Land cover changes alter the near surface weather and climate. Changes in land surface properties such as albedo, roughness length, stomatal resistance, and leaf area index alter the surface energy balance, leading to differences in near surface temperatures. This study utilized a newly developed land cover data set for the eastern United States to examine the influence of historical land cover change on June temperatures and precipitation. The new data set contains representations of the land cover and associated biophysical parameters for 1650, 1850, 1920, and 1992, capturing the clearing of the forest and the expansion of agriculture over the eastern United States from 1650 to the early twentieth century and the subsequent forest regrowth. The data set also includes the inferred distribution of potentially water‐saturated soils at each time slice for use in the sensitivity tests. The Regional Atmospheric Modeling System, equipped with the Land Ecosystem‐Atmosphere Feedback (LEAF‐2) land surface parameterization, was used to simulate the weather of June 1996 using the 1992, 1920, 1850, and 1650 land cover representations. The results suggest that changes in surface roughness and stomatal resistance have caused present‐day maximum and minimum temperatures in the eastern United States to warm by about 0.3°C and 0.4°C, respectively, when compared to values in 1650. In contrast, the maximum temperatures have remained about the same, while the minimums have cooled by about 0.1°C when compared to 1920. Little change in precipitation was found.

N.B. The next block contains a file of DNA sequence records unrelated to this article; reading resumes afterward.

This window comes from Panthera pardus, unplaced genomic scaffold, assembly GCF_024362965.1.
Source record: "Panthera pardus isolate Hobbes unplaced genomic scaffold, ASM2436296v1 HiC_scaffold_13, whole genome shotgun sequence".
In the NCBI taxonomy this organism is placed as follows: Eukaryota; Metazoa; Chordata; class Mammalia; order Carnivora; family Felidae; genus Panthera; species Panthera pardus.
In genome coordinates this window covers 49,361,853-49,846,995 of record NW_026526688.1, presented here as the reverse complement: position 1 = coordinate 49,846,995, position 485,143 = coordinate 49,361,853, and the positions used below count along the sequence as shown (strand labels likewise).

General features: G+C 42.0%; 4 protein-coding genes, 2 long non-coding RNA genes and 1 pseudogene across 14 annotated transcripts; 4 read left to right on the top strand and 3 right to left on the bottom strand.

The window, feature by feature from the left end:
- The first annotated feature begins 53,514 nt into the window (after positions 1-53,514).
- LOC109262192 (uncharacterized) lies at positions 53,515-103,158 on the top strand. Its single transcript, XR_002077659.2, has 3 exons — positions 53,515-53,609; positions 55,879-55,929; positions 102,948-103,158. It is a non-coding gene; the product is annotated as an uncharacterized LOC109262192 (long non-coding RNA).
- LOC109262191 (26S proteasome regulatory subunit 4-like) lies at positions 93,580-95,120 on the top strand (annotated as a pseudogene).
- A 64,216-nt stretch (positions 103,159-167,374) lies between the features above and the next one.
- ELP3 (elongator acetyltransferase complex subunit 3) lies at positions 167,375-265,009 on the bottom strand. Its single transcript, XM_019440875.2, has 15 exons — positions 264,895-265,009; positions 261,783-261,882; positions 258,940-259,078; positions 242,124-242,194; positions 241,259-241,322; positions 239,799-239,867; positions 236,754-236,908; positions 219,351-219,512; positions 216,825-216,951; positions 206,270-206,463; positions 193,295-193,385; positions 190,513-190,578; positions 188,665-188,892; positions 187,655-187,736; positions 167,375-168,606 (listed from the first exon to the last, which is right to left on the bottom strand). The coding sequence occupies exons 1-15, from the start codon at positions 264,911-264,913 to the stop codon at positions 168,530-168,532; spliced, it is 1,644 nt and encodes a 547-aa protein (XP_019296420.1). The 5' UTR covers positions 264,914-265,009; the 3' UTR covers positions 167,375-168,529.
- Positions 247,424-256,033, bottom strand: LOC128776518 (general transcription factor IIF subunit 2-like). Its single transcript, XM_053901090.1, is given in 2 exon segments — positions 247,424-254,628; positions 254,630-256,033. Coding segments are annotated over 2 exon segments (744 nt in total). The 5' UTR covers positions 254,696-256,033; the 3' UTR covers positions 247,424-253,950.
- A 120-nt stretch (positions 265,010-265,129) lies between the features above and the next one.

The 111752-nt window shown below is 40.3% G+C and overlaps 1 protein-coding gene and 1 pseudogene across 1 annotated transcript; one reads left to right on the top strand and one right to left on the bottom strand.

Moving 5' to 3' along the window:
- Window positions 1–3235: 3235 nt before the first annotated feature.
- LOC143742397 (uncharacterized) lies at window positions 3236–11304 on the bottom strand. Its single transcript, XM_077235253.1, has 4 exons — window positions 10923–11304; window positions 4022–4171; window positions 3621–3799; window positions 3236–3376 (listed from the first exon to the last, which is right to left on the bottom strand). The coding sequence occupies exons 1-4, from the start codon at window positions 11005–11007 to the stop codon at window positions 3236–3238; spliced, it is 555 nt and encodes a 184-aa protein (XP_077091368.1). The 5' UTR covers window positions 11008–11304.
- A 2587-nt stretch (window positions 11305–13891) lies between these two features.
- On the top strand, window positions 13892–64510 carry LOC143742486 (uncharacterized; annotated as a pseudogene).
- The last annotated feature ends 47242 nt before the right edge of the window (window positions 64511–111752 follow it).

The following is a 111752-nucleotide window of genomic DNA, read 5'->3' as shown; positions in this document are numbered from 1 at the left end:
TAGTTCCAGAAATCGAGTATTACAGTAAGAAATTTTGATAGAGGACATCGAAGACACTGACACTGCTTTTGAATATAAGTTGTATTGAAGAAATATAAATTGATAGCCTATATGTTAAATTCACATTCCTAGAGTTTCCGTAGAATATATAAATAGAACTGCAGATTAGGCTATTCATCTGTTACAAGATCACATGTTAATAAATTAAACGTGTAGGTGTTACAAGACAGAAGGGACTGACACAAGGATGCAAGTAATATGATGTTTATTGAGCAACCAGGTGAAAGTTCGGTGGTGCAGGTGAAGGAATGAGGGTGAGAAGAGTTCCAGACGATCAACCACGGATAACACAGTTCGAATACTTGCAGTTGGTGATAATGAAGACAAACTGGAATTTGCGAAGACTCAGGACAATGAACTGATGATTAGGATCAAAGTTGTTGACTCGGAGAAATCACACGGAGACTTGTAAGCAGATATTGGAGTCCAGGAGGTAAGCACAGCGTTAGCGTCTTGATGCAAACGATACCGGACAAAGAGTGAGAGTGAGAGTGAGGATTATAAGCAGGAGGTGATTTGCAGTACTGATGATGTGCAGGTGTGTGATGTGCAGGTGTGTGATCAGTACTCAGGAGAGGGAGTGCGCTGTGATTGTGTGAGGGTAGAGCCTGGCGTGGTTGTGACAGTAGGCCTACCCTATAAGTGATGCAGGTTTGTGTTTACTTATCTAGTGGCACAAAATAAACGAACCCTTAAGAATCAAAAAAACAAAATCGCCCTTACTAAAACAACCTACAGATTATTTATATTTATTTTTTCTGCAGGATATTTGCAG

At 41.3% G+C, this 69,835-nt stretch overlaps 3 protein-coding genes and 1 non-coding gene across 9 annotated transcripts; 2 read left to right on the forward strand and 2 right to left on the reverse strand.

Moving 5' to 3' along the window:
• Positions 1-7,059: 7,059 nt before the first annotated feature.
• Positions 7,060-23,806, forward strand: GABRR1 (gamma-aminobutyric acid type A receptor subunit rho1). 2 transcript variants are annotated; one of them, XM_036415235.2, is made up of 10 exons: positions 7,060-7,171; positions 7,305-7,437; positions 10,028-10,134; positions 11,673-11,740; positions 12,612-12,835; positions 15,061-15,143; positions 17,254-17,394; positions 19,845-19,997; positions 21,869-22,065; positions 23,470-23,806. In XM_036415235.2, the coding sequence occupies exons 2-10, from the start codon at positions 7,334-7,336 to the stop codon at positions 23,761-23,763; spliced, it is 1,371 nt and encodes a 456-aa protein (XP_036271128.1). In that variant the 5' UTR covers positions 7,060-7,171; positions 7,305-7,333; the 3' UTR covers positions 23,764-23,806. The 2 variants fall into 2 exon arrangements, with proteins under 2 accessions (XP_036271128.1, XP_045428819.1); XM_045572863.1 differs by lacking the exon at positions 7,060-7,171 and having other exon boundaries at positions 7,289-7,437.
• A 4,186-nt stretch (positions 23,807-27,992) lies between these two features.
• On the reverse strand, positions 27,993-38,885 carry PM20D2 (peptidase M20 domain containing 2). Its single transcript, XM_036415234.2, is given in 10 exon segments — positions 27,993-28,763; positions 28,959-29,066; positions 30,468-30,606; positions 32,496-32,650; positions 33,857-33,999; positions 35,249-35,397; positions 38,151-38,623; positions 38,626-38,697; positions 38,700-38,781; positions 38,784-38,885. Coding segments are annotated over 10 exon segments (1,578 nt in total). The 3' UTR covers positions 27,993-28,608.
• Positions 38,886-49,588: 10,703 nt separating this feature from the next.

|Title||Sensitivity of June near‐surface temperatures and precipitation in the eastern United States to historical land cover changes since European settlement|
|Authors||John E. Strack, Roger A. Pielke, Louis T. Steyaert, Robert G. Knox|
|Publication Subtype||Journal Article|
|Series Title||Water Resources Research|
|Record Source||USGS Publications Warehouse|
|USGS Organization||Earth Resources Observation and Science (EROS) Center|